A woman wearing a face mask stands over a person in a hospital bed, with an intravenous drip.

A person is treated in hospital in Singapore during the 2003 outbreak of severe acute respiratory syndrome.Credit: Paula Bronstein/Getty

People who were infected almost two decades ago with the virus that causes severe acute respiratory syndrome (SARS) generate a powerful antibody response after being vaccinated against COVID-19. Their immune systems can fight off multiple SARS-CoV-2 variants, as well as related coronaviruses found in bats and pangolins.

The Singapore-based authors of a small study published today in The New England Journal of Medicine1 say the results offer hope that vaccines can be developed to protect against all new SARS-CoV-2 variants, as well as other coronaviruses that have the potential to cause future pandemics.

The study is a “proof of concept that a pan-coronavirus vaccine in humans is possible”, says David Martinez, a viral immunologist at the University of North Carolina at Chapel Hill. “It’s a really unique and cool study, with the caveat that it didn’t include many patients.”

SARS-CoV-2 belongs to the sarbecovirus group of coronaviruses, which includes the virus that caused SARS (called SARS-CoV), as well as closely related bat and pangolin coronaviruses.

Sarbecoviruses use what are known as spike proteins to bind to ACE2 receptors in the membranes of host cells and enter them. They can jump from animals to humans, as they did before in both the current pandemic and the 2002–04 outbreak of SARS, which spread to 29 countries. “The fact that this has happened twice in the last two decades is strong rationale that this is a group of viruses that we really need to pay attention to,” says Martinez.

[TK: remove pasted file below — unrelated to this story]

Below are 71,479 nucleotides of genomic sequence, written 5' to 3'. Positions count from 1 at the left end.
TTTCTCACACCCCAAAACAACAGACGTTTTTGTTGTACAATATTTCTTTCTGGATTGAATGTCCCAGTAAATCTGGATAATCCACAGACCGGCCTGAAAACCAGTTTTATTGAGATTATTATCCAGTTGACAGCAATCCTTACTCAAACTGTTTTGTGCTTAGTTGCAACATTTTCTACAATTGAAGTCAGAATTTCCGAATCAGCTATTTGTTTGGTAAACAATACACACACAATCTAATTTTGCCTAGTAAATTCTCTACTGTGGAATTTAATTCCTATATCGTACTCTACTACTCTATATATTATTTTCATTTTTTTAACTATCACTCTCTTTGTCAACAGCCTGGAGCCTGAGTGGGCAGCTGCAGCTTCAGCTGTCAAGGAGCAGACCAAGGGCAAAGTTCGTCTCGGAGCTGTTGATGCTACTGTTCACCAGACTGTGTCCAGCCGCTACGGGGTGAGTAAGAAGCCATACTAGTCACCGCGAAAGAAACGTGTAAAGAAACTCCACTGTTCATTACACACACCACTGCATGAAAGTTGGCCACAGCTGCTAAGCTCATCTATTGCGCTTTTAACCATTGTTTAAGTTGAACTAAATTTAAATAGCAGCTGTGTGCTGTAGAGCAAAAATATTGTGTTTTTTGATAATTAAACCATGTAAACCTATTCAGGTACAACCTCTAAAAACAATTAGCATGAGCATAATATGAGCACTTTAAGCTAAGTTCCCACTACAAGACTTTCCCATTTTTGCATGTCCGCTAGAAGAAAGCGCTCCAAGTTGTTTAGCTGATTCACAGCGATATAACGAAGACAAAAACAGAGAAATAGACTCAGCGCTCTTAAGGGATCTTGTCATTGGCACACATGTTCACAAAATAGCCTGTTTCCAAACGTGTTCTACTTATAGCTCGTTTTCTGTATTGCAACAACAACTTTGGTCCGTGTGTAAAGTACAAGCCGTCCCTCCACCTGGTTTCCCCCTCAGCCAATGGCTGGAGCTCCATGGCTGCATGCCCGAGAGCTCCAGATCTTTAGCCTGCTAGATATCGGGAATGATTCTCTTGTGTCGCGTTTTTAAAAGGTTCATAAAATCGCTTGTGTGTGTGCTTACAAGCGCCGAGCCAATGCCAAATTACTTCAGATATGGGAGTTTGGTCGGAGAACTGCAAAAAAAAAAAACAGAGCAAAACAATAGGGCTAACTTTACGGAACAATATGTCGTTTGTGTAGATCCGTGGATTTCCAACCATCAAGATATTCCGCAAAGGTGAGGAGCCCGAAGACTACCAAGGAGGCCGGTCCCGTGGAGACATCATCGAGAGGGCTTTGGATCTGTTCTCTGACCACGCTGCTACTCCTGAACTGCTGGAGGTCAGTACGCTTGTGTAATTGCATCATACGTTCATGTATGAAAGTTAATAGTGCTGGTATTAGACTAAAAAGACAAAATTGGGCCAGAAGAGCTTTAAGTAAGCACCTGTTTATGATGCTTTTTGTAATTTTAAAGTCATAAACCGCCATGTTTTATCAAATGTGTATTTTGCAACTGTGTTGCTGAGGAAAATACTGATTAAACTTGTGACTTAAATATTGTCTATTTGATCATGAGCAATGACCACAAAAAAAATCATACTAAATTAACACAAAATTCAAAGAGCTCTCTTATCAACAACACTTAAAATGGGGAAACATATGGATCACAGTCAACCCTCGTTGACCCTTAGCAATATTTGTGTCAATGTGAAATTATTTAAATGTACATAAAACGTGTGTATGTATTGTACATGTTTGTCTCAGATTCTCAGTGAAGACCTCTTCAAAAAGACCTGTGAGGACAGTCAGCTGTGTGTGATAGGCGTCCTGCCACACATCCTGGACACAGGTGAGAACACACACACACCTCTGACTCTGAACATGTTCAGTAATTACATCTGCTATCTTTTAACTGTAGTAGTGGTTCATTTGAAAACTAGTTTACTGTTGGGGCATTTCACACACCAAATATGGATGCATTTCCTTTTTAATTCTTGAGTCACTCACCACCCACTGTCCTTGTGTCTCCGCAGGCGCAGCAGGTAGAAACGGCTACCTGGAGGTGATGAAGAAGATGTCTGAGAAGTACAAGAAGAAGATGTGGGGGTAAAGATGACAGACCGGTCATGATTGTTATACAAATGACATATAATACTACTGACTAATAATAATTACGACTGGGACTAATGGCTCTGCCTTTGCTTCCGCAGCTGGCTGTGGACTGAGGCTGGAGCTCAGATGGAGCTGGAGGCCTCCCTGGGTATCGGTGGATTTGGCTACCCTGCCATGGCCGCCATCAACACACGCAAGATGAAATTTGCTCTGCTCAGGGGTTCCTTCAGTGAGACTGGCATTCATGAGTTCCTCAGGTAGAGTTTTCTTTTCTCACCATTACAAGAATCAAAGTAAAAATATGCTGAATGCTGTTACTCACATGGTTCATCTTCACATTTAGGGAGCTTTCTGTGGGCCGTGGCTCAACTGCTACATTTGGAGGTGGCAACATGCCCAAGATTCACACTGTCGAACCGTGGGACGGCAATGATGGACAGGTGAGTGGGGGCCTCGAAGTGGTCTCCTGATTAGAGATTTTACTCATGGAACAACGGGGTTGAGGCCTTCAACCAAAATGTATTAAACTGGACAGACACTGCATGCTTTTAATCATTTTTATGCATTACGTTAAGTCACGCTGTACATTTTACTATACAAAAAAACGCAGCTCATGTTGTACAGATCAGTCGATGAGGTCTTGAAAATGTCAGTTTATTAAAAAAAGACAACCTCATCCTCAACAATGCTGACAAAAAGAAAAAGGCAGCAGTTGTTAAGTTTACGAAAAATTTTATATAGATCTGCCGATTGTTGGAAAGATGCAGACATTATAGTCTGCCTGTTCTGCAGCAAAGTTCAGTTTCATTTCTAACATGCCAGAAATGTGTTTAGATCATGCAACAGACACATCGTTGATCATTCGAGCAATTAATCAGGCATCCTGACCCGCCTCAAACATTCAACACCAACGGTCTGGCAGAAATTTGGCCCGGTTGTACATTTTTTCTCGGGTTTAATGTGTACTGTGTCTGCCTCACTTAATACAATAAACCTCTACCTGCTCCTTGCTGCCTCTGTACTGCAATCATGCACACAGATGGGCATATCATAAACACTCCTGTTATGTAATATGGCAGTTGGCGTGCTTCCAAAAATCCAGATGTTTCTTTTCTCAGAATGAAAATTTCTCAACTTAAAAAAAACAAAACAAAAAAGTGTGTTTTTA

Neutralizing antibodies

Last year, Linfa Wang, a virologist at Duke–NUS Medical School in Singapore who led the latest study, went looking for people who had survived SARS to see whether they offered any clues about how to develop vaccines and drugs for COVID-19. He detected ‘neutralizing’ antibodies in their blood that blocked the original SARS virus from entering cells, but did not affect SARS-CoV-2 — which he found surprising, because the viruses are closely related.

But when Singapore rolled out the Pfizer–BioNTech COVID-19 vaccine this year, Wang decided to interrogate how the SARS infection affected responses to the vaccine. What he discovered was striking. Eight vaccinated study participants, who had recovered from SARS almost two decades ago, produced very high levels of neutralizing antibodies against both viruses, even after just one dose of the vaccine.

They also produced a broad spectrum of neutralizing antibodies against three SARS-CoV-2 variants of concern in the current pandemic — Alpha, Beta and Delta — and five bat and pangolin sarbecoviruses. No such potent and wide-ranging antibody response was observed in blood samples taken from fully vaccinated individuals, even those who had also had COVID-19.